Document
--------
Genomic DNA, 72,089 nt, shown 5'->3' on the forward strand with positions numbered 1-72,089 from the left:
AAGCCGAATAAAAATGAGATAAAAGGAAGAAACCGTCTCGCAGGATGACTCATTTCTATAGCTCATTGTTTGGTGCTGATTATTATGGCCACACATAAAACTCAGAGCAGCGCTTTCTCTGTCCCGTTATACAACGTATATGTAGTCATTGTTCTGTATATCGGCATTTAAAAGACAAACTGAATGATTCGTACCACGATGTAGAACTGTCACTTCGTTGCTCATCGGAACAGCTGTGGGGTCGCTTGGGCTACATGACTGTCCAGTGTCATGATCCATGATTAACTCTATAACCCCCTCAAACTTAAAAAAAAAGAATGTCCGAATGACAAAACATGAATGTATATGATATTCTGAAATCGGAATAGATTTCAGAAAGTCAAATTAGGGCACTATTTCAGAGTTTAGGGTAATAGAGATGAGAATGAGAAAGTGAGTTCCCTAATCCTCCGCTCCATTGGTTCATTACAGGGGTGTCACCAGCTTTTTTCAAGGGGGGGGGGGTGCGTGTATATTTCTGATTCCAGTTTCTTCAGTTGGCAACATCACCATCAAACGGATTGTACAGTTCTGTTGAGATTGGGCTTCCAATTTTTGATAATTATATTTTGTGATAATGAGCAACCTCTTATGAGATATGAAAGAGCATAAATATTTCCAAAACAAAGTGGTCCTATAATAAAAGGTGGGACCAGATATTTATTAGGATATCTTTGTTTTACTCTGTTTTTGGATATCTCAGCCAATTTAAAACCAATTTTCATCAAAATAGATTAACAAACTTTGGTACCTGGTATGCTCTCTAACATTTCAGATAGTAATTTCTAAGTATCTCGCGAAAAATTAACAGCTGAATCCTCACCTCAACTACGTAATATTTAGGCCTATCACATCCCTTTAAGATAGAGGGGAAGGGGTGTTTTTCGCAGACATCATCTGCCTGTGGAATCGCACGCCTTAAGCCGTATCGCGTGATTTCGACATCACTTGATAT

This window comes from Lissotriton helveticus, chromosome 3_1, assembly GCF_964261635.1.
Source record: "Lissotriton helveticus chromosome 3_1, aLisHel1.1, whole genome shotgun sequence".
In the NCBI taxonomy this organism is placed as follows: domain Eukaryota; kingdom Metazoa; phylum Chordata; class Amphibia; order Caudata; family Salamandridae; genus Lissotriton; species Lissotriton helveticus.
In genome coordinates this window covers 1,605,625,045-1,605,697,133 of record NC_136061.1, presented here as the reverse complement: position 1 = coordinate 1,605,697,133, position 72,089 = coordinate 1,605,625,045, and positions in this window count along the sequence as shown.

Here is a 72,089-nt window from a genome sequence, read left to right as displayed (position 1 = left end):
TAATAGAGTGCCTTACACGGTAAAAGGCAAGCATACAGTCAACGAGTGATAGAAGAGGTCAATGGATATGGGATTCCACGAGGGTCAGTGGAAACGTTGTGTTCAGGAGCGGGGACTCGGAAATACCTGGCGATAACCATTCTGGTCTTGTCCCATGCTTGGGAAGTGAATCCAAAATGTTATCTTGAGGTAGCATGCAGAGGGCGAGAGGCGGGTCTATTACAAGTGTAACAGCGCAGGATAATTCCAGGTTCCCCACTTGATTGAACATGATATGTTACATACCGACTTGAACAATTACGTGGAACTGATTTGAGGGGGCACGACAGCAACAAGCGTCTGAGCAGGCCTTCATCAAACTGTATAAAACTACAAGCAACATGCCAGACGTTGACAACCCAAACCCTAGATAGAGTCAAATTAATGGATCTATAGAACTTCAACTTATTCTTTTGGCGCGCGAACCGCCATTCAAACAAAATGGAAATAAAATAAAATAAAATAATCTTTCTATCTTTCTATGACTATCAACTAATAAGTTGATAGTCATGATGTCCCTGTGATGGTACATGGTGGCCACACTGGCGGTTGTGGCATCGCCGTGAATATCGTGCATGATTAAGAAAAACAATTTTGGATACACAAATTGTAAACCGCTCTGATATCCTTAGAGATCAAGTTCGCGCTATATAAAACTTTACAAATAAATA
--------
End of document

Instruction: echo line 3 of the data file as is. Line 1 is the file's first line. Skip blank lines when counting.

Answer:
This window comes from Lissotriton helveticus, chromosome 3_1, assembly GCF_964261635.1.